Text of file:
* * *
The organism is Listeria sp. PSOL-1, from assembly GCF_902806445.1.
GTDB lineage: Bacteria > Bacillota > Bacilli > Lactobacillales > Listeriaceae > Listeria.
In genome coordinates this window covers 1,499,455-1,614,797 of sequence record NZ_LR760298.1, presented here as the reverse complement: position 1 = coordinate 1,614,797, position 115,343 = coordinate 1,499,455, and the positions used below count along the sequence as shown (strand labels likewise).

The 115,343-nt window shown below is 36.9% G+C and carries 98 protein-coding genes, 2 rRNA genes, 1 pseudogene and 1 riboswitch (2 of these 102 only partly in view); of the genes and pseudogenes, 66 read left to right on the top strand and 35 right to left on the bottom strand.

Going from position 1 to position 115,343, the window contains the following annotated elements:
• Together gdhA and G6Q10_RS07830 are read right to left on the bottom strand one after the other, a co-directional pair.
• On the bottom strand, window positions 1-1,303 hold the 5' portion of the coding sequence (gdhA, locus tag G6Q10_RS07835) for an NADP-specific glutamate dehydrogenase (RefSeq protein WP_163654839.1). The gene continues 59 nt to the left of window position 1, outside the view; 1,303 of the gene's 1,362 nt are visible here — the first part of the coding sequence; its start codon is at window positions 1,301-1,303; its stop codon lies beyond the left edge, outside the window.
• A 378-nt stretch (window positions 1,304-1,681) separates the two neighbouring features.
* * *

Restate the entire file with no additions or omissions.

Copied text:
The organism is Listeria sp. PSOL-1, from assembly GCF_902806445.1.
GTDB lineage: Bacteria > Bacillota > Bacilli > Lactobacillales > Listeriaceae > Listeria.
In genome coordinates this window covers 1,499,455-1,614,797 of sequence record NZ_LR760298.1, presented here as the reverse complement: position 1 = coordinate 1,614,797, position 115,343 = coordinate 1,499,455, and the positions used below count along the sequence as shown (strand labels likewise).

The 115,343-nt window shown below is 36.9% G+C and carries 98 protein-coding genes, 2 rRNA genes, 1 pseudogene and 1 riboswitch (2 of these 102 only partly in view); of the genes and pseudogenes, 66 read left to right on the top strand and 35 right to left on the bottom strand.

Going from position 1 to position 115,343, the window contains the following annotated elements:
• Together gdhA and G6Q10_RS07830 are read right to left on the bottom strand one after the other, a co-directional pair.
• On the bottom strand, window positions 1-1,303 hold the 5' portion of the coding sequence (gdhA, locus tag G6Q10_RS07835) for an NADP-specific glutamate dehydrogenase (RefSeq protein WP_163654839.1). The gene continues 59 nt to the left of window position 1, outside the view; 1,303 of the gene's 1,362 nt are visible here — the first part of the coding sequence; its start codon is at window positions 1,301-1,303; its stop codon lies beyond the left edge, outside the window.
• A 378-nt stretch (window positions 1,304-1,681) separates the two neighbouring features.